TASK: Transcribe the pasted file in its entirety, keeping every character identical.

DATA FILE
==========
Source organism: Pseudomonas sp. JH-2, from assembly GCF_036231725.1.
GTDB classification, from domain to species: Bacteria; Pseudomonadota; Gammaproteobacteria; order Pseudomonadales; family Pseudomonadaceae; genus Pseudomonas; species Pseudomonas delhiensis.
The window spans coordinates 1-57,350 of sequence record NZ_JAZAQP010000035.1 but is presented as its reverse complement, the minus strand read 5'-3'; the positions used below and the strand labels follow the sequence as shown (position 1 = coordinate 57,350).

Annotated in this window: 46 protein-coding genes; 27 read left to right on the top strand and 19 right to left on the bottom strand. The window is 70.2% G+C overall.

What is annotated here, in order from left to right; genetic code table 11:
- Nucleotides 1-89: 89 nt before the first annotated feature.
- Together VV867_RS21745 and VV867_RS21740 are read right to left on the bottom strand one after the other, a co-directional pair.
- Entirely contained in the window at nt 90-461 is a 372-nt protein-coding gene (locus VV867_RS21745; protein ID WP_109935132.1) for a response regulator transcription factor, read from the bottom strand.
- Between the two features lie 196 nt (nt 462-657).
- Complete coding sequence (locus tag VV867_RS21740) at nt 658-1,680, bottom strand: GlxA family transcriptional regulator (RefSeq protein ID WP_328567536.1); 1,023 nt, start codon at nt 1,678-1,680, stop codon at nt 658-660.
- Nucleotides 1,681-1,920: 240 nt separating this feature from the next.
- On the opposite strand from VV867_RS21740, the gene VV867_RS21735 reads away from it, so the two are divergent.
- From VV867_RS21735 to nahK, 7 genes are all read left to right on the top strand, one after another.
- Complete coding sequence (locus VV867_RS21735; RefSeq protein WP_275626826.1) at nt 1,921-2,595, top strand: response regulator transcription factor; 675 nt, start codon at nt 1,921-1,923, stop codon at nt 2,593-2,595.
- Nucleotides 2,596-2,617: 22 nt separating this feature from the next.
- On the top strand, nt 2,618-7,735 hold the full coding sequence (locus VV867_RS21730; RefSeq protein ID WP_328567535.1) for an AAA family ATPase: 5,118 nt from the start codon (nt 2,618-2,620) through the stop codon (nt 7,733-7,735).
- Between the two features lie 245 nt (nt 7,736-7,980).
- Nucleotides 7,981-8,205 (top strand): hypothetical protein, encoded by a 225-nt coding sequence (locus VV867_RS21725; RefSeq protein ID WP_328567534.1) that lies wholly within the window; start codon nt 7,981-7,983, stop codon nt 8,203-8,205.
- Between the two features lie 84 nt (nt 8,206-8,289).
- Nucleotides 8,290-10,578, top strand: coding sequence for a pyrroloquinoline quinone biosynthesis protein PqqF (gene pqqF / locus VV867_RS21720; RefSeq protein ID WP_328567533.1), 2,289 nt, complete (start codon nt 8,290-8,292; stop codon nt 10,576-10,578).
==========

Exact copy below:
Source organism: Pseudomonas sp. JH-2, from assembly GCF_036231725.1.
GTDB classification, from domain to species: Bacteria; Pseudomonadota; Gammaproteobacteria; order Pseudomonadales; family Pseudomonadaceae; genus Pseudomonas; species Pseudomonas delhiensis.
The window spans coordinates 1-57,350 of sequence record NZ_JAZAQP010000035.1 but is presented as its reverse complement, the minus strand read 5'-3'; the positions used below and the strand labels follow the sequence as shown (position 1 = coordinate 57,350).

Annotated in this window: 46 protein-coding genes; 27 read left to right on the top strand and 19 right to left on the bottom strand. The window is 70.2% G+C overall.

What is annotated here, in order from left to right; genetic code table 11:
- Nucleotides 1-89: 89 nt before the first annotated feature.
- Together VV867_RS21745 and VV867_RS21740 are read right to left on the bottom strand one after the other, a co-directional pair.
- Entirely contained in the window at nt 90-461 is a 372-nt protein-coding gene (locus VV867_RS21745; protein ID WP_109935132.1) for a response regulator transcription factor, read from the bottom strand.
- Between the two features lie 196 nt (nt 462-657).
- Complete coding sequence (locus tag VV867_RS21740) at nt 658-1,680, bottom strand: GlxA family transcriptional regulator (RefSeq protein ID WP_328567536.1); 1,023 nt, start codon at nt 1,678-1,680, stop codon at nt 658-660.
- Nucleotides 1,681-1,920: 240 nt separating this feature from the next.
- On the opposite strand from VV867_RS21740, the gene VV867_RS21735 reads away from it, so the two are divergent.
- From VV867_RS21735 to nahK, 7 genes are all read left to right on the top strand, one after another.
- Complete coding sequence (locus VV867_RS21735; RefSeq protein WP_275626826.1) at nt 1,921-2,595, top strand: response regulator transcription factor; 675 nt, start codon at nt 1,921-1,923, stop codon at nt 2,593-2,595.
- Nucleotides 2,596-2,617: 22 nt separating this feature from the next.
- On the top strand, nt 2,618-7,735 hold the full coding sequence (locus VV867_RS21730; RefSeq protein ID WP_328567535.1) for an AAA family ATPase: 5,118 nt from the start codon (nt 2,618-2,620) through the stop codon (nt 7,733-7,735).
- Between the two features lie 245 nt (nt 7,736-7,980).
- Nucleotides 7,981-8,205 (top strand): hypothetical protein, encoded by a 225-nt coding sequence (locus VV867_RS21725; RefSeq protein ID WP_328567534.1) that lies wholly within the window; start codon nt 7,981-7,983, stop codon nt 8,203-8,205.
- Between the two features lie 84 nt (nt 8,206-8,289).
- Nucleotides 8,290-10,578, top strand: coding sequence for a pyrroloquinoline quinone biosynthesis protein PqqF (gene pqqF / locus VV867_RS21720; RefSeq protein ID WP_328567533.1), 2,289 nt, complete (start codon nt 8,290-8,292; stop codon nt 10,576-10,578).